In case you were wondering, the title to this blog is not a typo.  We have posted two recent blogs (March 22, 2011 and February 9, 2011) cautioning employers on the use of background checks.  Although there are currently several laws pending that would restrict the use of background checks, only one recently passed. 


On April 13, 2011, Philadelphia Mayor Michael A. Nutter signed an Ordinance restricting public and private employers with more than ten employees in the City of Philadelphia from inquiring into arrests and convictions.  The Ordinance will take effect July 12, 2011.  The key provisions provide:


  • Defines "application process" as beginning when the applicant inquires about employment being sought and ending when the employer accepts an employment application;
  • Employers may never, whether during the application process or thereafter, inquire into arrests that did not result in a conviction and which are not currently pending;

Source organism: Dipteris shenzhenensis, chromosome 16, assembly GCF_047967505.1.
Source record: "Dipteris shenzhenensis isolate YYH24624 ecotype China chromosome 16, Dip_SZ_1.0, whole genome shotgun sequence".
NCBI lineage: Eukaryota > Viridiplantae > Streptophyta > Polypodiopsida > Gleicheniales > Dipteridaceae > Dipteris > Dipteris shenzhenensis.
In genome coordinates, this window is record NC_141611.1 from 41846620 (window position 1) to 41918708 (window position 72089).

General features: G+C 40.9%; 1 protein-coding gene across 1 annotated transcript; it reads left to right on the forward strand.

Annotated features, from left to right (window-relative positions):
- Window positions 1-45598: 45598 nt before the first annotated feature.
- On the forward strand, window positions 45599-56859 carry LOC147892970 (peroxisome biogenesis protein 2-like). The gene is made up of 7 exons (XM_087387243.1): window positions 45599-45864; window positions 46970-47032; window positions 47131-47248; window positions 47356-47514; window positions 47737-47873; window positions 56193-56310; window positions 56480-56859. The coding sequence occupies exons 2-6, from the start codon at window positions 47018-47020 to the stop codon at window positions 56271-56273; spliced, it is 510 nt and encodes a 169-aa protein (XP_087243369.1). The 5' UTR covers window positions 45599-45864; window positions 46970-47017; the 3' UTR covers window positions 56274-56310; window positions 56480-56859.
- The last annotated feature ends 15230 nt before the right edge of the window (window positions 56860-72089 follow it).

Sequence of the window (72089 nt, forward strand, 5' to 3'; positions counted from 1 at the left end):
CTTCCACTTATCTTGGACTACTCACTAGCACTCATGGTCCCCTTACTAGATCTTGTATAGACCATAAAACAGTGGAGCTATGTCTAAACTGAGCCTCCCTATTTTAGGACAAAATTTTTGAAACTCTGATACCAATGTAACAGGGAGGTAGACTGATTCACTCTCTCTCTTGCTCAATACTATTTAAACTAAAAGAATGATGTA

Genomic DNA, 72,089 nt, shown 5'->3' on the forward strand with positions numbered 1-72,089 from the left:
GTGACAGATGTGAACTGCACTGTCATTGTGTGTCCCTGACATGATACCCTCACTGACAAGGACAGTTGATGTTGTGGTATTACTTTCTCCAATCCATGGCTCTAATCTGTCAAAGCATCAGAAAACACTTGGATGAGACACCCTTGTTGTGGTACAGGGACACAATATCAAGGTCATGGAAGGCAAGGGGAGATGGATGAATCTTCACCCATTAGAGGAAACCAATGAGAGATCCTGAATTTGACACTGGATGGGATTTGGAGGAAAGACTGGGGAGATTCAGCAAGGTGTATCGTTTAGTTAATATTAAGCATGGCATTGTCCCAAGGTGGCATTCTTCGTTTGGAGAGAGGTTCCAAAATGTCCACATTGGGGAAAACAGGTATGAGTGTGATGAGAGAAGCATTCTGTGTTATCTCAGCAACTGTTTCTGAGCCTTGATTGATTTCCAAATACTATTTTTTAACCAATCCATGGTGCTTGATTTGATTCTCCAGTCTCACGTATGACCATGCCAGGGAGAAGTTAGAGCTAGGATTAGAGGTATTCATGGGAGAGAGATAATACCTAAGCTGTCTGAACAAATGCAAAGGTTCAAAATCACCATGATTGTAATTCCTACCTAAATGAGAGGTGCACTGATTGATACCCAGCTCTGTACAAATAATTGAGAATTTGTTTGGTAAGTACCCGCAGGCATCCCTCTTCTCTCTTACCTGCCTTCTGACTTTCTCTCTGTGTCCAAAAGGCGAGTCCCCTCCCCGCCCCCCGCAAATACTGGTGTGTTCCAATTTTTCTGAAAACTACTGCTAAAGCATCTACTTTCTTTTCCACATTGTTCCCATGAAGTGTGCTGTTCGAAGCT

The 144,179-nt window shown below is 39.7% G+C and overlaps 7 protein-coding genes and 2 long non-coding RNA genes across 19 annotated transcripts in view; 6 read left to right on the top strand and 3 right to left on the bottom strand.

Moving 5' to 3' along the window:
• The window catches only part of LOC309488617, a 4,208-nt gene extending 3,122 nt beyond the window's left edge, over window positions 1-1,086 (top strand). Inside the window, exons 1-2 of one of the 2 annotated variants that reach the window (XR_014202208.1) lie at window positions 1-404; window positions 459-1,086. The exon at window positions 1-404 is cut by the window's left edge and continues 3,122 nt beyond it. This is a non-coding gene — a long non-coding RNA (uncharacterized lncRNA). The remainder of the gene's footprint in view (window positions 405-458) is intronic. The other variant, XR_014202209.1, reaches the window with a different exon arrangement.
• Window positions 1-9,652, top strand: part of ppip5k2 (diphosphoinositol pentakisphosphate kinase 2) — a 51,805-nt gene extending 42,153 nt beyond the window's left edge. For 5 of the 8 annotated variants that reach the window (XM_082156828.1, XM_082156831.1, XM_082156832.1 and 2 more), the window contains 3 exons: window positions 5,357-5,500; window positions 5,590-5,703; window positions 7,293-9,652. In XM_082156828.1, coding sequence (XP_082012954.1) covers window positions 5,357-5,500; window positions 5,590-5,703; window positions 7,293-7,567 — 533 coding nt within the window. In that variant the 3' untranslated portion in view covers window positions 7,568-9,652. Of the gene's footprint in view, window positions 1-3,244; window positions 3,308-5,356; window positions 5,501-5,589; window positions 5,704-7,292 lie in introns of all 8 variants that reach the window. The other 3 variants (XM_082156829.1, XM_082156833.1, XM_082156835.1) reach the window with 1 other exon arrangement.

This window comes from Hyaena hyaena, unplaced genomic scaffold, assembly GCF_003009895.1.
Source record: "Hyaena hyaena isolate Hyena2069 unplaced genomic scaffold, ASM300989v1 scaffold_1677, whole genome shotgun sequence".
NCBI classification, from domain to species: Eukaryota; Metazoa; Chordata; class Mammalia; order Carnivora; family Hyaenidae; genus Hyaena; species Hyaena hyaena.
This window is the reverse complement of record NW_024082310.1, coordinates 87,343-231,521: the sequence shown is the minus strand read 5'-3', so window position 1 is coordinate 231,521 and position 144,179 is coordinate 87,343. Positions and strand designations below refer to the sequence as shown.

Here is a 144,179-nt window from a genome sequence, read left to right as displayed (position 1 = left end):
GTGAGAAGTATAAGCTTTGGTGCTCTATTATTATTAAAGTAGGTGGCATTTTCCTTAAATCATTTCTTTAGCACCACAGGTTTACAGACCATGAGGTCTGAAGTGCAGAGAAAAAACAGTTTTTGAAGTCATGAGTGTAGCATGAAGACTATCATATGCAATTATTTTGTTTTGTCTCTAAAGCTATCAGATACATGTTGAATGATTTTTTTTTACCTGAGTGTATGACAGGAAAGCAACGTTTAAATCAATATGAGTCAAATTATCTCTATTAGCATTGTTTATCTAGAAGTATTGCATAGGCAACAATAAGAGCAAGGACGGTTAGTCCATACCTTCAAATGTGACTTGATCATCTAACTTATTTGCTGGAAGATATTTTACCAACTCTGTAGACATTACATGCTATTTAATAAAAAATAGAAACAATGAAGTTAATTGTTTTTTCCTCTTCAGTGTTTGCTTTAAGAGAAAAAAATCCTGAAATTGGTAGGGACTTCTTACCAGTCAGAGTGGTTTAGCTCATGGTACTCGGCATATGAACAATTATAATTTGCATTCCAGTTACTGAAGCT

• Employers may not ask on an application or during the application process about criminal convictions;
  • Employers may not ask about criminal convictions during the initial interview; and
  • If an employer chooses not to interview a candidate before making a job offer, then the employer may never inquire about the candidates criminal convictions.



What should employers do prior to July 12, 2011?

  1. Review employment applications to remove any questions asking applicants to disclose criminal history.
  2. If you don’t have a written application, develop one so there is no question as to when the application process ends.
  3. Train hiring managers and HR personnel to avoid asking improper questions